VMware and Carahsoft to Pay $75.5 Million to Settle False Claims Charge

June 30, 2015
Corporate Crime Reporter

VMware Inc. and Carahsoft Technology Corporation will pay $75.5 million to resolve allegations that they violated the False Claims Act by misrepresenting their commercial pricing practices and overcharging the government on VMware software products and related services.

VMware is a Delaware corporation that specializes in computer virtualization software and has its principal place of business in Palo Alto, California.  Carahsoft is a privately held Maryland corporation that distributes information technology products to federal, state and local governments and has its principal place of business in Reston, Virginia.

Under the Multiple Award Schedule (MAS) Program, prospective vendors agree to disclose commercial pricing policies and practices to the GSA in exchange for the opportunity to gain access to the broad federal marketplace and the ease of administration that comes from selling to any government purchaser under one central contract.

GSA regulations require that, during contract negotiations with GSA, prospective vendors seeking an MAS contract make “current, accurate and complete” disclosures of the standard and non-standard discounts they offer to commercial customers.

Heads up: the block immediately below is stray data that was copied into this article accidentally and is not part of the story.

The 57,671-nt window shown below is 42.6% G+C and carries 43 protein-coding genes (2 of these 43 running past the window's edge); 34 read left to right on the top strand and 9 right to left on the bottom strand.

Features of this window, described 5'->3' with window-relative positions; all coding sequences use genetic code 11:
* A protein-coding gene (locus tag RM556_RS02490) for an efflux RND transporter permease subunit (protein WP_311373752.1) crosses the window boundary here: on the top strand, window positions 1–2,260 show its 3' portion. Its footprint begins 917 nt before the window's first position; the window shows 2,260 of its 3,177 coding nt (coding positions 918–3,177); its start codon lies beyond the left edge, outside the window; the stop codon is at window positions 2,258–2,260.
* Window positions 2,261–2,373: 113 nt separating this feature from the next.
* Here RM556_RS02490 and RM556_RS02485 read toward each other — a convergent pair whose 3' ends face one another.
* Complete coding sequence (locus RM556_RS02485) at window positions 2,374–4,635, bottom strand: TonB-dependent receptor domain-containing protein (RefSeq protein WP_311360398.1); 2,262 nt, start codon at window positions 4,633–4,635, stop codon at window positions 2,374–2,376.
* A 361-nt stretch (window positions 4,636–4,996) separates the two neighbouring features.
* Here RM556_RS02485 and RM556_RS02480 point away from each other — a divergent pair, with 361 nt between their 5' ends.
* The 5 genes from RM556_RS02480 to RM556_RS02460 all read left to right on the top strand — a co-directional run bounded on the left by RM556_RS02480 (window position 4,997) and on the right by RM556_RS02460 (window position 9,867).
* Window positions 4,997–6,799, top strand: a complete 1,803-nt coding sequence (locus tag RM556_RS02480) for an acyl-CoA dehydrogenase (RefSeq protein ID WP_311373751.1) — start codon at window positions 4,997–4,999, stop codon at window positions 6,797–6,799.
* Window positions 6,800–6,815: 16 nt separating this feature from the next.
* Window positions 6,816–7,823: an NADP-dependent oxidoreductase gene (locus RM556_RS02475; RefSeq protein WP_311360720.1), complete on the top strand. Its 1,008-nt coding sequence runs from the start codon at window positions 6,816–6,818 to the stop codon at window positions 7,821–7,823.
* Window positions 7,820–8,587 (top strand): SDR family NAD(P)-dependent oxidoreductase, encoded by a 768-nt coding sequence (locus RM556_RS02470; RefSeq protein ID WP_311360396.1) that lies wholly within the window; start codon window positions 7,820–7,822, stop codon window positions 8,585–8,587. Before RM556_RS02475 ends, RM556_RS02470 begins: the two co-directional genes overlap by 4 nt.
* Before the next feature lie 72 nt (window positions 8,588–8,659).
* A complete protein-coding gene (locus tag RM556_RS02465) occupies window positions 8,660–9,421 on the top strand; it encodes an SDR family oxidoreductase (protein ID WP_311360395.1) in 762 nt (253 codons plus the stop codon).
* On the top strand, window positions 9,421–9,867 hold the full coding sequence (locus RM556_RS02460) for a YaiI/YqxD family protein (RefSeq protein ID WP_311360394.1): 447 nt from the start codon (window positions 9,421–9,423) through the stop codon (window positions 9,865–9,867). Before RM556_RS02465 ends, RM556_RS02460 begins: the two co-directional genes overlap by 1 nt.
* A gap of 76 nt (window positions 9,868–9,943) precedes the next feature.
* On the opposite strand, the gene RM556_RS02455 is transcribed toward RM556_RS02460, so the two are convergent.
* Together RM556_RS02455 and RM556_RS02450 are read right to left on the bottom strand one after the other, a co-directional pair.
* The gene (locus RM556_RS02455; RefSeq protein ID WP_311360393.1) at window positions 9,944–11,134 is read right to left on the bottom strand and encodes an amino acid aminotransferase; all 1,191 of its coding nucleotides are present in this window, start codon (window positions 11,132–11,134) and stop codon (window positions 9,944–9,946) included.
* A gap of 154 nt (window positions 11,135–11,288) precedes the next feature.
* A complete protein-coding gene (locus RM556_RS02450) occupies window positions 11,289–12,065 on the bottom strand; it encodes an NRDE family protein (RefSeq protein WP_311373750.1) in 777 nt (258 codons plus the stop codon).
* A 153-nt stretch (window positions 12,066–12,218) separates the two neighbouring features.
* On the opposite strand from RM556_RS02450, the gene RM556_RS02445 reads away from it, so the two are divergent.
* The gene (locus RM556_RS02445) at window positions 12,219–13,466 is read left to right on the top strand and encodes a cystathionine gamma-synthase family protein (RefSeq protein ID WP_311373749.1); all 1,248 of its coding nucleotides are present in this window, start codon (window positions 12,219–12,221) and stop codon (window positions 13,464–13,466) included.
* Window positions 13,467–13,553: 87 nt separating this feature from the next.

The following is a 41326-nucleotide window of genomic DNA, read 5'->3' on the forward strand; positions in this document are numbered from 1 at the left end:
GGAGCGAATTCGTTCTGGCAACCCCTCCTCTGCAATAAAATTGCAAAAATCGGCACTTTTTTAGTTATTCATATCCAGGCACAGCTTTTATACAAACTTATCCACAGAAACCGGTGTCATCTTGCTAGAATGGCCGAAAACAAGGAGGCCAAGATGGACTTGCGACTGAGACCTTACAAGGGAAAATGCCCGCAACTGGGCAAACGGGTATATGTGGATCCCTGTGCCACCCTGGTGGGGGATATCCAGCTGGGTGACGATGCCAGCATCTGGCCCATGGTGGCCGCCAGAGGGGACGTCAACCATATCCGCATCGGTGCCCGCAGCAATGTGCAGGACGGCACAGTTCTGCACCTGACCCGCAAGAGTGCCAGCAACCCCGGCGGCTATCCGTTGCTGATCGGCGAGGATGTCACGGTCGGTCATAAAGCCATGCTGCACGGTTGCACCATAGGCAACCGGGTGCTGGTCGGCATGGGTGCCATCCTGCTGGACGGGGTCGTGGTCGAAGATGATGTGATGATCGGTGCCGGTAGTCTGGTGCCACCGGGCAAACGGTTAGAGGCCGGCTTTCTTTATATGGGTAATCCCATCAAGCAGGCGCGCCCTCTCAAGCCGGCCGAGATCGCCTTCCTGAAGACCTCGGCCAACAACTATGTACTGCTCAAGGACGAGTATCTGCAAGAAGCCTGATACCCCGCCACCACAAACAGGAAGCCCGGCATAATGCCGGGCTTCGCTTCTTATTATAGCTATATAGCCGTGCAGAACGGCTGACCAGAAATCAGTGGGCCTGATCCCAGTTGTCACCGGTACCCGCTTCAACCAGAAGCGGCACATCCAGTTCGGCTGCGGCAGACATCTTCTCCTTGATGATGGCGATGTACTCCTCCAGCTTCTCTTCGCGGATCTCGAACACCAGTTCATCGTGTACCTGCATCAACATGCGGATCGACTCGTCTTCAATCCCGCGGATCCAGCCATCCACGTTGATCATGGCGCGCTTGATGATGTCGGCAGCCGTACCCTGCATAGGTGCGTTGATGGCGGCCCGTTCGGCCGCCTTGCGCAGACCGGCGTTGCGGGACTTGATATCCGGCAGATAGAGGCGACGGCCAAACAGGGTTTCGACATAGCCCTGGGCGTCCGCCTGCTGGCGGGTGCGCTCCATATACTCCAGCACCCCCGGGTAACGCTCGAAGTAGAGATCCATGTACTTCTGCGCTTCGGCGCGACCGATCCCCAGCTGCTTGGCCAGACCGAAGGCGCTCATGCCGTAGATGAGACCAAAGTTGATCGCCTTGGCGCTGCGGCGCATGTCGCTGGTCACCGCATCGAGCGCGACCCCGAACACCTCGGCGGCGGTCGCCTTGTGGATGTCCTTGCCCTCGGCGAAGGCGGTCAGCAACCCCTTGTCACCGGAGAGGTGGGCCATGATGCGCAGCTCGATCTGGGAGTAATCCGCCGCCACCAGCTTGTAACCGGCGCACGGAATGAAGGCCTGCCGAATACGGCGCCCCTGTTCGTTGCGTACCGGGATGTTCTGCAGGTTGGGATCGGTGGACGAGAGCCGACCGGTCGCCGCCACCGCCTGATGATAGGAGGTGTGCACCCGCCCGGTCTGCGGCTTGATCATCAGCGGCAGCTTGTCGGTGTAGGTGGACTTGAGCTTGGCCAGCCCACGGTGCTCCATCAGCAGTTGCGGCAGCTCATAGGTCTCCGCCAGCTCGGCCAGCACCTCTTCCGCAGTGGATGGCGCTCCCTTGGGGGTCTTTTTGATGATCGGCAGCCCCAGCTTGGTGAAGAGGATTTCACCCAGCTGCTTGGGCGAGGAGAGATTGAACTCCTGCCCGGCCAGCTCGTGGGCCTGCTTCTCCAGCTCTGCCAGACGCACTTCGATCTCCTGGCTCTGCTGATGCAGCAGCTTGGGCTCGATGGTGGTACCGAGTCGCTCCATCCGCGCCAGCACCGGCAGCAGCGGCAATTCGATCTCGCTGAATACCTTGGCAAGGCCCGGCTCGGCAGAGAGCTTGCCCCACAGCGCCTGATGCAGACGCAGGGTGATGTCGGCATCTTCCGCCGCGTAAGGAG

The GSA relies on the accuracy of these disclosures in order to negotiate fair pricing for government purchasers.

After the MAS contract is awarded, regulations require that MAS Program vendors disclose to the GSA changes in their commercial pricing practices, including improved discounts that are offered to commercial customers, after the MAS contract is in place.

The settlement resolves allegations that VMware and Carahsoft made false statements to the government in connection with the sale of VMware products and services under Carahsoft’s MAS contract.

These false statements allegedly concealed the companies’ commercial pricing practices and enabled the companies to overcharge the government for VMware’s products and services from 2007 through 2013.

The civil lawsuit was filed in the Eastern District of Virginia by Dane Smith, who is a former vice president of the Americas at VMware Inc.

Smith’s share of the recovery has not been determined.

“Technology companies overcharging the government has become a growth industry. Whistleblowers like Dane Smith are vital to protecting taxpayers,” said Smith’s lead attorney, Niall P. McCarthy of Cotchett, Pitre & McCarthy... (To read the entire article, please click HERE)